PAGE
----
So I've been lying on my back most of the day in pain -- having thrown out my back again somehow. I took this oportunity to learn some Photoshop Elements techniques and made this page using a template from one of my favorite desginers: Ali Edwards.
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Imagine my suprise while watching " Grey's Anatomy " this past Thursday evening -- to find myself watching another women and h...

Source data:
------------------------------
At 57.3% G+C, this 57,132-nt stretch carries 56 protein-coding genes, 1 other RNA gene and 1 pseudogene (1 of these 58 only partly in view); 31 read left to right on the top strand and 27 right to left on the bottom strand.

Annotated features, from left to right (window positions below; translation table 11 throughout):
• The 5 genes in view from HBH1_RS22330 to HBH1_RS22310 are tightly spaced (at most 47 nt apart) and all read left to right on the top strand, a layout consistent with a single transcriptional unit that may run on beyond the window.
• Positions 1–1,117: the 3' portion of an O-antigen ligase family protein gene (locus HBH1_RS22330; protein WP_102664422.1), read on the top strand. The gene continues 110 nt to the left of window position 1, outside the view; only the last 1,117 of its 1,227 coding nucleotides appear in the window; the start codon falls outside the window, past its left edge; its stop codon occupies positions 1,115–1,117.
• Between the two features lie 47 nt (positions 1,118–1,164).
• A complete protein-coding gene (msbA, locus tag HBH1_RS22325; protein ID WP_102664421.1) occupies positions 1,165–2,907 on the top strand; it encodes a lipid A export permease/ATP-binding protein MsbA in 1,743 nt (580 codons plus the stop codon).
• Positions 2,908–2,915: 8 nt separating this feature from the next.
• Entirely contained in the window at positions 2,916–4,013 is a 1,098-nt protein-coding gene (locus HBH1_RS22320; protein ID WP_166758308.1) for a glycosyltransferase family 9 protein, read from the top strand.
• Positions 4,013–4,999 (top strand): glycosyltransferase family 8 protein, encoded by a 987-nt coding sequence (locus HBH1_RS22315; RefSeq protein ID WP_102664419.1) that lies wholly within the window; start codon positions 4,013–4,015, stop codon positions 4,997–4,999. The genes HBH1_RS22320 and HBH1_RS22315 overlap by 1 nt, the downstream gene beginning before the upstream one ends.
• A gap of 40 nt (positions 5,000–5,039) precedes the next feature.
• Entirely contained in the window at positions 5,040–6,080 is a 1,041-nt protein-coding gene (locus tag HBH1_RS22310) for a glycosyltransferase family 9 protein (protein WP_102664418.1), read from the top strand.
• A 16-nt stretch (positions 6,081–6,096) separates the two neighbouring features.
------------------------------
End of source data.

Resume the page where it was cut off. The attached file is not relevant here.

Sunday, February 22, 2009
Teddy does New York in style
I started to write a blog entry on the train home which I will add below. This photo was taken on the Ferry to Ellis Island by the son of friends of ours that were on the trip with us. Hopefully I'll finish the story with another update soon, in the mean time here is part one.
Trip to New York City, February 15-18, 2009